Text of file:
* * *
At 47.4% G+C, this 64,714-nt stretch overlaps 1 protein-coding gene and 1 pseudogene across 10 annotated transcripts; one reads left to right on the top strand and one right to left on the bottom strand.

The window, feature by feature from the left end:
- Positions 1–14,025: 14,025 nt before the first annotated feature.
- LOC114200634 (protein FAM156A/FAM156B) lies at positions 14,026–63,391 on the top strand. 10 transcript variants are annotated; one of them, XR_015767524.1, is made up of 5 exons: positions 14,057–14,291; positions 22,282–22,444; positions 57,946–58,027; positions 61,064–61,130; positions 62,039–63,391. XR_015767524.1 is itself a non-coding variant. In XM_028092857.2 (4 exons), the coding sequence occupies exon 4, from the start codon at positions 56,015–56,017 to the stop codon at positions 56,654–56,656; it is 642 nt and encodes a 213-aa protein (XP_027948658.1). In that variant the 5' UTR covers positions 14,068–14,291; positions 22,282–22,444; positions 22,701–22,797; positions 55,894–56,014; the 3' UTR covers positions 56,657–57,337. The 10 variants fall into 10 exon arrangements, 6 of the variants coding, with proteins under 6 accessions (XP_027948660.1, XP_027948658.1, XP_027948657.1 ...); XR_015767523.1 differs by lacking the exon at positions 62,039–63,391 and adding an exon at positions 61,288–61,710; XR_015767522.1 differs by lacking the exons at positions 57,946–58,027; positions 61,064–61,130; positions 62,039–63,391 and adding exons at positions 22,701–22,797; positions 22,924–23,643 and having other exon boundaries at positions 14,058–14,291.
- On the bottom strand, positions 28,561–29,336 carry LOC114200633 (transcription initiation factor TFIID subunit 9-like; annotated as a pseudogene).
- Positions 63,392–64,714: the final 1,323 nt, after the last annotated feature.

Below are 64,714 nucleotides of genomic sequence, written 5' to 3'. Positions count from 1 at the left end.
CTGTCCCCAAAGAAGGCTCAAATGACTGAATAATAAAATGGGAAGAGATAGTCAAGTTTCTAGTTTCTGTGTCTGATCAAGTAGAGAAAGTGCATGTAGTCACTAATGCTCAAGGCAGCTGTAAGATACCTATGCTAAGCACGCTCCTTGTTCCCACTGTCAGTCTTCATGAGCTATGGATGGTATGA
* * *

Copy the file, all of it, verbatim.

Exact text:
At 47.4% G+C, this 64,714-nt stretch overlaps 1 protein-coding gene and 1 pseudogene across 10 annotated transcripts; one reads left to right on the top strand and one right to left on the bottom strand.

The window, feature by feature from the left end:
- Positions 1–14,025: 14,025 nt before the first annotated feature.
- LOC114200634 (protein FAM156A/FAM156B) lies at positions 14,026–63,391 on the top strand. 10 transcript variants are annotated; one of them, XR_015767524.1, is made up of 5 exons: positions 14,057–14,291; positions 22,282–22,444; positions 57,946–58,027; positions 61,064–61,130; positions 62,039–63,391. XR_015767524.1 is itself a non-coding variant. In XM_028092857.2 (4 exons), the coding sequence occupies exon 4, from the start codon at positions 56,015–56,017 to the stop codon at positions 56,654–56,656; it is 642 nt and encodes a 213-aa protein (XP_027948658.1). In that variant the 5' UTR covers positions 14,068–14,291; positions 22,282–22,444; positions 22,701–22,797; positions 55,894–56,014; the 3' UTR covers positions 56,657–57,337. The 10 variants fall into 10 exon arrangements, 6 of the variants coding, with proteins under 6 accessions (XP_027948660.1, XP_027948658.1, XP_027948657.1 ...); XR_015767523.1 differs by lacking the exon at positions 62,039–63,391 and adding an exon at positions 61,288–61,710; XR_015767522.1 differs by lacking the exons at positions 57,946–58,027; positions 61,064–61,130; positions 62,039–63,391 and adding exons at positions 22,701–22,797; positions 22,924–23,643 and having other exon boundaries at positions 14,058–14,291.
- On the bottom strand, positions 28,561–29,336 carry LOC114200633 (transcription initiation factor TFIID subunit 9-like; annotated as a pseudogene).
- Positions 63,392–64,714: the final 1,323 nt, after the last annotated feature.

Below are 64,714 nucleotides of genomic sequence, written 5' to 3'. Positions count from 1 at the left end.
CTGTCCCCAAAGAAGGCTCAAATGACTGAATAATAAAATGGGAAGAGATAGTCAAGTTTCTAGTTTCTGTGTCTGATCAAGTAGAGAAAGTGCATGTAGTCACTAATGCTCAAGGCAGCTGTAAGATACCTATGCTAAGCACGCTCCTTGTTCCCACTGTCAGTCTTCATGAGCTATGGATGGTATGA